Prophets can get a bad time, as today’s first reading from Jeremiah demonstrates (Jer 38:4-6, 8-10). This is almost certainly because they tend to disturb the peace of the complacent. In the gospel reading for today, Jesus, the Lukan prophet, seems to be contradicting so much of what he has stood for to this point in the gospel story. At his birth, he is presented as the bringer of peace (1:79 and 2:14). He tells the troubled and the sick to ‘go in peace’ (7:50 and 8:48). He instructs his disciples to bring peace to the homes they visit (10:5-6). He refuses to be a divider (12:13-14). And now he declares that he has come not to bring peace but division. His hearers can expect members of families to be divided one against another. How can this be?
The teaching of the Lukan Jesus is probably descriptive rather than prescriptive. In other words, by the time Luke is writing, it is clear that some have accepted the gospel way of peace and justice and compassion and others within the same families have not. Acceptance of the gospel and of Jesus as the Christ or Messiah would have involved a monumental shift for Jews on the one hand and for adherents of the diverse philosophies or faiths of the Roman world on the other. Today’s families of mixed faith might be able to get inside this experience and to understand the suffering involved when a family member makes a life choice that other members of the family find hard to accept.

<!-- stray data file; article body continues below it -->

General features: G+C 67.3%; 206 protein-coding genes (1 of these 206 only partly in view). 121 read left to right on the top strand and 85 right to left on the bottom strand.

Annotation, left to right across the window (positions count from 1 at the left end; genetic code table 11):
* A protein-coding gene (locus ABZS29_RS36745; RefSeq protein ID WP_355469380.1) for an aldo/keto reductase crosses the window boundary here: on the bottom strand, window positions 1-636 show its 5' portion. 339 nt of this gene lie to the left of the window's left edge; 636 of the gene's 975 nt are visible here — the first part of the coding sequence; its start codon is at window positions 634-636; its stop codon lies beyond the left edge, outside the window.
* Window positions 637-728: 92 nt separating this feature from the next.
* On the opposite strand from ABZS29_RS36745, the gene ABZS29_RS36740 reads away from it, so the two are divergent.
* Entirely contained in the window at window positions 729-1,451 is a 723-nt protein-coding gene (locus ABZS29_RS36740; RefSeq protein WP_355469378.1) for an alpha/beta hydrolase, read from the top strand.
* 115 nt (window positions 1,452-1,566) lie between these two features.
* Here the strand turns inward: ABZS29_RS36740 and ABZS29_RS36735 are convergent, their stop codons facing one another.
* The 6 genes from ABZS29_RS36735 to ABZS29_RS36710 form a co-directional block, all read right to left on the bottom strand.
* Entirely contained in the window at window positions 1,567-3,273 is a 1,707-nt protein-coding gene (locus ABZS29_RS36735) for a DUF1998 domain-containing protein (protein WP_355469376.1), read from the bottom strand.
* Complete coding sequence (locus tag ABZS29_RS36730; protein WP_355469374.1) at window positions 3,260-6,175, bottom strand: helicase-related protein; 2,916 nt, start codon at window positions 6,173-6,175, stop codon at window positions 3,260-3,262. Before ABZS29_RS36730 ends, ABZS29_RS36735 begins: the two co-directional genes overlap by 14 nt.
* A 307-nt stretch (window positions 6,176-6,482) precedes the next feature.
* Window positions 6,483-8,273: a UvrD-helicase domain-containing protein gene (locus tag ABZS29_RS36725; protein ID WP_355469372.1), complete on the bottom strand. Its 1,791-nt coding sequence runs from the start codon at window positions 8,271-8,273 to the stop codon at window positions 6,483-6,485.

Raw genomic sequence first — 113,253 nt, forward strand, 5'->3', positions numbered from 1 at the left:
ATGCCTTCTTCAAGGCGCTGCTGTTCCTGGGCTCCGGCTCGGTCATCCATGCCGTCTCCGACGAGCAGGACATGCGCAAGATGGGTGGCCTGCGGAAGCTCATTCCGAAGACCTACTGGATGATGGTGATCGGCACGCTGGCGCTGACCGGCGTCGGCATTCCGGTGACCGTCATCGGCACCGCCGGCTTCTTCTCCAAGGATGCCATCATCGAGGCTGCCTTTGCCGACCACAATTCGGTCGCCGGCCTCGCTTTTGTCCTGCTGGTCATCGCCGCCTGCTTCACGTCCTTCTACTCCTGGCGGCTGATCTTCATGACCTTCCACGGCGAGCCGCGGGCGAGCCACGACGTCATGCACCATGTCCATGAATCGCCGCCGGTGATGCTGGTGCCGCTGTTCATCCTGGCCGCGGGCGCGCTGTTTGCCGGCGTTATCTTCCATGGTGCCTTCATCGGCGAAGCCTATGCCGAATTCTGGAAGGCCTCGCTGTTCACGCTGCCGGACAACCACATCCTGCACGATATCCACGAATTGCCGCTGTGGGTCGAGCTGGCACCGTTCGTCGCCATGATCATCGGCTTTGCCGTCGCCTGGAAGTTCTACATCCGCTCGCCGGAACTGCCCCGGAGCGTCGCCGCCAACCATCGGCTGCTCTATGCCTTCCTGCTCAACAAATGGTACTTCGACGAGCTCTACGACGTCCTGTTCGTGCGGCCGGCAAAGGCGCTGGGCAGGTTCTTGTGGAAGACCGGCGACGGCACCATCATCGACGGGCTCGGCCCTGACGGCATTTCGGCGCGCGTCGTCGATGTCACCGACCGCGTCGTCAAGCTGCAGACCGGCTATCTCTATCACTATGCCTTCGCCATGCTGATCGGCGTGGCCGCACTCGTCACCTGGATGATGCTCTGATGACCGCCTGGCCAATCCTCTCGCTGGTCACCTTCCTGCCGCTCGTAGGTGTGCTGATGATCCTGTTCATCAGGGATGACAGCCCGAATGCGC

There is a sense of urgency in the text. Jesus feels constrained or under stress until the ‘fire’ he has come to cast on the earth is kindled and the baptism of fire that John the Baptist foreshadowed in 3:16 takes effect. Elsewhere in Luke’s writing, fire is associated with judgment (3:9, 17; 9:17; 17:29), and with the presence of the Holy Spirit (3:16), especially in the Lukan story of Pentecost (Acts 2:3) where ‘tongues as of fire’ appear and rest on all those assembled in the upper room. Fire is a sign of the end times when the Spirit of prophecy descends on all God’s people, young and old, female and male, slave and free (Acts 2:18-19). Those who have experienced the effect of the all too frequent bush fires in our part of the world can appreciate the power of this image. Fire can take all before it. It can also bring the most astonishing new life in its wake. This is not an easy text to understand or even to accept. We need to struggle with its ambiguity.